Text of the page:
The apex body for Indian cricket, the anachronistically named Board for Cricket Control in India (BCCI), has always been beyond the law – domestic and often, international too.
The Lodha committee recommendations have tried to shake things up, but even there, things are far from smooth sailing for the landmark judgement. Do note that no less than the Supreme Court has intervened in the matter, and it is still unclear whether things will ever come to pass or not.
At the risk of using a cliché, sport in India has always been about cricket, which is why things must change. Some sections of the media believe that the current head of the body, Anurag Thakur, a one-game first-class cricketer and current day politician, will be able to deliver in this time of need. There is also a rather extreme camp that seems to think of the Lodha committee as nothing more than an eyewash, much like the days of Jagmohan Dalmiya when accusations of misdoings were met with playground guffaws and boyish slaps on the back.
First, a flashback to the days of 2011 when Nimbus Communications was stripped off its rights to broadcast Indian domestic cricket. The bone of contention was an India-Pakistan series that had been called off. The BCCI thought nothing of the matter. Nimbus wanted compensation. BCCI cited a missed payment of Rs 50 crore and pulled the plug on the entire partnership. There was also some murmur of a hockey show being discussed on Neo that was supposedly annoyed some of the games bosses. Little wonder that the BCCI now has contracts that include what the commentators can and cannot say about the game and its administrators.
Nimbus had been the home for Indian cricket since 2006. Yet, it was tossed aside for officially missing a payment, the value of which would have been a speck compared to the profits in the coming series. In 2015, the BCCI was directed to pay Rs 12 crore for wrongful termination, the payment of which is still pending.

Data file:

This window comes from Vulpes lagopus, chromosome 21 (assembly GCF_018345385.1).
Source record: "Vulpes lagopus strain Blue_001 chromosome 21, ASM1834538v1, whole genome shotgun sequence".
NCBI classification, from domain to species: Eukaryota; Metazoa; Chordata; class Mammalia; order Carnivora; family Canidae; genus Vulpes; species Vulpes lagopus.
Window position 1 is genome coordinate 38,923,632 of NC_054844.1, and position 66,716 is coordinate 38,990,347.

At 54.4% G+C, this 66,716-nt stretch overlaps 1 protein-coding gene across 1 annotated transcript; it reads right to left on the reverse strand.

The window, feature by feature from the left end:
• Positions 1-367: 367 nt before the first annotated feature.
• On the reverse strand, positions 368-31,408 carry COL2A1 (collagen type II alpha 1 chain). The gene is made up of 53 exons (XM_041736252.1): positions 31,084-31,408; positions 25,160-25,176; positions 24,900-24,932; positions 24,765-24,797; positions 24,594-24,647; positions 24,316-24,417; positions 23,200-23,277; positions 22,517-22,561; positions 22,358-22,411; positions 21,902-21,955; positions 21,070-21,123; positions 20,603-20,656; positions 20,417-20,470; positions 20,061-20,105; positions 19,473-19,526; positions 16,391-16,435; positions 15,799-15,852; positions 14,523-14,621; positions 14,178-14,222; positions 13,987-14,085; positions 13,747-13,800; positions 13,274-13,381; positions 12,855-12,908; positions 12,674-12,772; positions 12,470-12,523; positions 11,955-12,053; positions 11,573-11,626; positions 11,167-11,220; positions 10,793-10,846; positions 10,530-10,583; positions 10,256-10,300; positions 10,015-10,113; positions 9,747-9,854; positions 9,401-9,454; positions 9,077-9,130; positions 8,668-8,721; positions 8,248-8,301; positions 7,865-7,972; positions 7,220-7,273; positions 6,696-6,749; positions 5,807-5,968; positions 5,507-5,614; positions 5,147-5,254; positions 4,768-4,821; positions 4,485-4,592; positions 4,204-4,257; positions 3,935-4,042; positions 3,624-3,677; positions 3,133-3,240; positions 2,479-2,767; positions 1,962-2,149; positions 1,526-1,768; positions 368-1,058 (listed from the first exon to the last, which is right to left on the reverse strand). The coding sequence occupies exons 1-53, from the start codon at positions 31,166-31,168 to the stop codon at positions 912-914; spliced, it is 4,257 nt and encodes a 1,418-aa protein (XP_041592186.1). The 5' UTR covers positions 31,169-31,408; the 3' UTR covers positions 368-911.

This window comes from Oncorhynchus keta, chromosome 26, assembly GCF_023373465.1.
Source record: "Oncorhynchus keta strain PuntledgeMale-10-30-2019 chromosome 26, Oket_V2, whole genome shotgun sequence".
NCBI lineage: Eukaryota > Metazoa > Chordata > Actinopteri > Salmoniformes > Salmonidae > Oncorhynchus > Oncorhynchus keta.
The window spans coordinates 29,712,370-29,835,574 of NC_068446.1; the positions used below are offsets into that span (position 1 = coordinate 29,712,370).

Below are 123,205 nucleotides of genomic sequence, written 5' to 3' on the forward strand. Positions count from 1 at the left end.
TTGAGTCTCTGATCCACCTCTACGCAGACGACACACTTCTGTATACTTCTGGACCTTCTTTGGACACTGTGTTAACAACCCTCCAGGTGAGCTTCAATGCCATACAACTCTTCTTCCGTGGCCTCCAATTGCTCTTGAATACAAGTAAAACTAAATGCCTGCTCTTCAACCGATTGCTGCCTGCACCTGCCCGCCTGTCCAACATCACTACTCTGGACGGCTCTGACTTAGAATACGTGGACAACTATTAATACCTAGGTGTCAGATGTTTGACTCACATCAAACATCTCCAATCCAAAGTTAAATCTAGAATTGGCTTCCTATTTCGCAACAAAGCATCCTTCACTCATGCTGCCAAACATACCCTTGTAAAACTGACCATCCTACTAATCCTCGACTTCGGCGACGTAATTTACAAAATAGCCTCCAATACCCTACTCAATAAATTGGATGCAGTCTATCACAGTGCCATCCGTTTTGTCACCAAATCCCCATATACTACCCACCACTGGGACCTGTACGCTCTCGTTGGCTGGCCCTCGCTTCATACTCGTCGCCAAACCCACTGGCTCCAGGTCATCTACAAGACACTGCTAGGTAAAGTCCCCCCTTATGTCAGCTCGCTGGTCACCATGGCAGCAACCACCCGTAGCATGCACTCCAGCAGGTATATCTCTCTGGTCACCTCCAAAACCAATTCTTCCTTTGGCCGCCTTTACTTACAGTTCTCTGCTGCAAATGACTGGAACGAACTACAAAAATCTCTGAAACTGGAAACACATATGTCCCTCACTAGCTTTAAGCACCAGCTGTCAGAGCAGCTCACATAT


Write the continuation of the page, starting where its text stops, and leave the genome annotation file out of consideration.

That should make the current owners of the TV rights for the IPL, Sony Pictures Networks India less than hopeful about fair treatment. As of this weekend, the BCCI announced that it would be seeking bids for the next decade of IPL rights starting with the 2018 tournament.
Despite the fact that they seem to be on legal terra firma, Sony Pictures must be in a very nervous state. Their contract for the IPL already has a first-right-of-refusal written in to it and a right to match the highest bidder. Yet, the BCCI will be ready to call upon several financial technicalities to decide upon the best offer, as this story on ESPNCricinfo also seems to suggest.
The meaning of this is very clear for all of those involved with cricket – the Lodha committee report is going to be a minor hitch in the functioning of the BCCI. You can rest assured that there are several legal and political minds to be found on its various sub-committees, they have spent enough time figuring out the loopholes to operate in. It is worth pointing out in this context that it was World Sports Group that had actually sold on the rights to Multi Screen Media Satellite (one of the avatars of Sony Pictures), and had to be decided by an order of the Supreme Court. No wonder then that the BCCI maintains that it doesn’t want a party that is in litigation as the new rights holder.
Remember that Star Sports already owns the rights for digital and most of the overseas market, and is primed to snap at this backdoor once it becomes available. That said, there is no doubt that Sony Pictures will not give up its marquee cricket property (not to mention cash machine) without a financial and legal fight.
With the franchises not required to pay any franchise fees starting from 2018, it could mean a far greater appetite for the teams to spend across media as well. It would also mean a few extra crores of advertising or content solutions for the new rights holder.
It’s an interesting time for Indian cricket for sure. The way things unfold in the IPL broadcast rights saga will tell us a few things. One, if the Lodha reforms will actually become a landmark judgement it ought to be. Two, if the administrators of the game are genuinely interested in the game and its billion plus supporters. And three, if the BCCI actually wants to help itself become a body that genuinely does the right thing. Although, in a country like India, that finality comes in several shapes and sizes.